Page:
Pages in topic:   [1 2] >
Translating names of streets, paintings
Thread poster: Josephine Cassar

Josephine Cassar  Identity Verified
Local time: 13:16
Member (2012)
Italian to English
+ ...
May 9, 2013

Hi all, I am finding difficulty about whether to translate names of places, streets, paintings. The problem is that some can be translated but some cannot. For example, Palazzo X can be translated but then the street no, or other streets cannot, also the names of some paintings, even people's names- some can be translated but some cannot, so I think it is better that you leave them as in original text, but would like your opinions. I know that names of paintings have to italicized. They are all part of a text, not headings, thank you.

Direct link Reply with quote
 

Boban Stevanovski
Local time: 13:16
German to Macedonian
+ ...
Translating names of streets, paintings May 9, 2013

In my practic I leave them usualy as in original or rarely translate and original put in parentheses. It could to be funny if you try to translate (some) foreign name, especially name of street, people, cities, etc.

Regards,


Direct link Reply with quote
 

Tomás Cano Binder, BA, CT  Identity Verified
Spain
Local time: 13:16
Member (2005)
English to Spanish
+ ...
Depends on tradition May 9, 2013

Well, this is exactly part of what our work is all about: finding out what to translate and what not.

In my language pairs (several languages into Spanish), translating an element or not very much depends on history, tradition and popular usage, so indeed it requires some research, and if you have a CAT tool, keeping a detailed record for future instances of the same term.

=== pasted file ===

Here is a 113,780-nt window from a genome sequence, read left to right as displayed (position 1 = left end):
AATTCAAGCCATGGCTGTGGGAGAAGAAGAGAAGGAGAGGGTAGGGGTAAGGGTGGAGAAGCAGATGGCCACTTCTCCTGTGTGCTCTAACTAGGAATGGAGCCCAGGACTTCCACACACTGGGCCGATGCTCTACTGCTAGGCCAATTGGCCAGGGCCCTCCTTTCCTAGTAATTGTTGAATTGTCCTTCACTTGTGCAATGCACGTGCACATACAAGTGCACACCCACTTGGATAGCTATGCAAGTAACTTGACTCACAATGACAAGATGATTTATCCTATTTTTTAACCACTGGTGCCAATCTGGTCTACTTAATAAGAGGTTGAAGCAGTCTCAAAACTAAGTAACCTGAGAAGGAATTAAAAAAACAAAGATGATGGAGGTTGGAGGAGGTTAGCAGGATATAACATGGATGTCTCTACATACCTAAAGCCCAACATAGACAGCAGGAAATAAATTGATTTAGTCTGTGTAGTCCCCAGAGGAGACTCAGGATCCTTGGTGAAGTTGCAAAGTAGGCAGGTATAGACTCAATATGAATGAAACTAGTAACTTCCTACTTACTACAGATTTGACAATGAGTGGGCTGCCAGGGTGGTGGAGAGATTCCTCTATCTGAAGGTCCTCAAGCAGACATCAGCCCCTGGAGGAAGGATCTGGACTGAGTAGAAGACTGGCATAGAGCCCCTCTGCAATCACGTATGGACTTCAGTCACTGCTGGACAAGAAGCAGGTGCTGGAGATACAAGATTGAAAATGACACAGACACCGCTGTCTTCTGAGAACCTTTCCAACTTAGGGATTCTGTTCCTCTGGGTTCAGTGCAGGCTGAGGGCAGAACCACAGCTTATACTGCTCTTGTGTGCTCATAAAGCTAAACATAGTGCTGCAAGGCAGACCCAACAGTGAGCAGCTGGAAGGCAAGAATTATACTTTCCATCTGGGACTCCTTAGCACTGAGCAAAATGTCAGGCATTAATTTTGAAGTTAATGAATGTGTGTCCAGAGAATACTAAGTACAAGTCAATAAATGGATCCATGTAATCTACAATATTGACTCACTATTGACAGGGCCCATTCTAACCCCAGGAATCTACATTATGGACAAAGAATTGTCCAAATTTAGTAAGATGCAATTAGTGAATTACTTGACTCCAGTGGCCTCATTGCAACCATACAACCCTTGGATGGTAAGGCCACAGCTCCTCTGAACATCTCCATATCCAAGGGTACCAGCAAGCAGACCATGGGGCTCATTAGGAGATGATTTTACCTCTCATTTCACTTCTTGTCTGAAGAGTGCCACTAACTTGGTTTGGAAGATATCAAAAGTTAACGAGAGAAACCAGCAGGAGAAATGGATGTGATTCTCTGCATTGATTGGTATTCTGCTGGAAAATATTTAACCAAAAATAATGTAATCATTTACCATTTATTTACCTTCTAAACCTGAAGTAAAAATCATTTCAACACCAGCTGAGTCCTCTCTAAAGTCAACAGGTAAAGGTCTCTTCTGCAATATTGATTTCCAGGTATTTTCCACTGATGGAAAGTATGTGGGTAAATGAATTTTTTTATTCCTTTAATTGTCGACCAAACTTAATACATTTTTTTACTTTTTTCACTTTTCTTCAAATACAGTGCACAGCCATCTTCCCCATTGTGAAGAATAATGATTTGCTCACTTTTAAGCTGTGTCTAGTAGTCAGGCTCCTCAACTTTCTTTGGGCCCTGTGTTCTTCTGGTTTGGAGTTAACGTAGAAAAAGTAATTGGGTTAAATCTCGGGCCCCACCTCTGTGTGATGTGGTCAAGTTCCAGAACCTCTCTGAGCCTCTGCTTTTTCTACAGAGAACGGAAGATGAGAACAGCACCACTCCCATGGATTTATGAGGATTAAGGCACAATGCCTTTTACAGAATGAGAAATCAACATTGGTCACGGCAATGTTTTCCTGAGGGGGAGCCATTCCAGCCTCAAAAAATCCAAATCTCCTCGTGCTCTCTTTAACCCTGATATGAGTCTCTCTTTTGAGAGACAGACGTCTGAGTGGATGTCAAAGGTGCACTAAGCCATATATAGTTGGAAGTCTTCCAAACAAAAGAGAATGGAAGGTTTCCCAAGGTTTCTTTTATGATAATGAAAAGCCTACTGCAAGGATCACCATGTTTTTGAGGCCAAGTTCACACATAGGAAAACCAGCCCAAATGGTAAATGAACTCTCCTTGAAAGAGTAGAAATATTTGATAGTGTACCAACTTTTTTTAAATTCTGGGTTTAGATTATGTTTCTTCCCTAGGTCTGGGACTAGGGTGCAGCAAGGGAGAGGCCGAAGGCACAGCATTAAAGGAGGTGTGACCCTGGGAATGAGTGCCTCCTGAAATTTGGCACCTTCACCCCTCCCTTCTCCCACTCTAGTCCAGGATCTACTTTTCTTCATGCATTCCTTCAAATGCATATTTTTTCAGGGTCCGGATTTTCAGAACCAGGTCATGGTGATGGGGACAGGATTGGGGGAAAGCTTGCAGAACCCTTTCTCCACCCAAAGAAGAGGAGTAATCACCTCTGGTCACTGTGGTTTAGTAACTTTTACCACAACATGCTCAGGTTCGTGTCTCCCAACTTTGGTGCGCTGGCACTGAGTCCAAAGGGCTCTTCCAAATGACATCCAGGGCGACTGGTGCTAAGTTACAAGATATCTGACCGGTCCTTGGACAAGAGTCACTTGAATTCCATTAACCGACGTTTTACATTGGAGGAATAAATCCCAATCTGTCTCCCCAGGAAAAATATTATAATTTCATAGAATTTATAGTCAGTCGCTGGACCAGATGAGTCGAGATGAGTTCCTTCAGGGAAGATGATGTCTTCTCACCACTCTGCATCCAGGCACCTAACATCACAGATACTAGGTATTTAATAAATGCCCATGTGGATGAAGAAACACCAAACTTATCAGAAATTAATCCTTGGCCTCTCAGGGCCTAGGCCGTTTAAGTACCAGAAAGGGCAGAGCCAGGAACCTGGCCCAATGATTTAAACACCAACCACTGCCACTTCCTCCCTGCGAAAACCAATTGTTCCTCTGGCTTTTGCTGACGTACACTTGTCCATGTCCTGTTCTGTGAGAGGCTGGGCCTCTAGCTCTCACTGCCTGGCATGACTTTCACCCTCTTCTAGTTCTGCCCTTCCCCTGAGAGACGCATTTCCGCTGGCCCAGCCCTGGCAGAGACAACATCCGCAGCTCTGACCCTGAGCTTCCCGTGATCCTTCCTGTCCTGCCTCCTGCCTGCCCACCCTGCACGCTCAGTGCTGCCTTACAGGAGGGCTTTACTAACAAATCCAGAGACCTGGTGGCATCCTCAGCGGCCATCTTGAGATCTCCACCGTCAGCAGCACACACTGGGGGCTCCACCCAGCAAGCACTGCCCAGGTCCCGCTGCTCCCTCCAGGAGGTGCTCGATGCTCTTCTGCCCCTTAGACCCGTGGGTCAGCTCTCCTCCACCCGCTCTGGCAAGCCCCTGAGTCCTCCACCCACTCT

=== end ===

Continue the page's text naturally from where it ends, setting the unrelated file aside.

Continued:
In Spanish we translate many names of places and other geographical names (rivers, mountain ranges and hills, passes, lakes...) if they historically have been related to our country or culture, and the same happens with international royal names, names of popes, names of historical people, etc.

It all really depends and you will have to research each instance. I do not speak Maltese, but my instinct is that there would be no general rule...


Direct link Reply with quote
 

Jenny Forbes  Identity Verified
Local time: 12:16
Member (2006)
French to English
+ ...
Ask the client May 9, 2013

Yes, it's a tricky problem. Some cities have regularly used names in other languages - Firenze = Florence, Bordeaux = Burdeos, and so on. So do some well-known buildings, paintings, sculptures and people. But not all.
I once translated a book about Rembrandt and had to do a lot of (interesting) research about the names of his paintings and I recently translated an essay about the works of Rodin. The client said he wanted me to retain their French names rather than their well-known English names (e.g. Le Penseur, not The Thinker, Le Baiser, not The Kiss).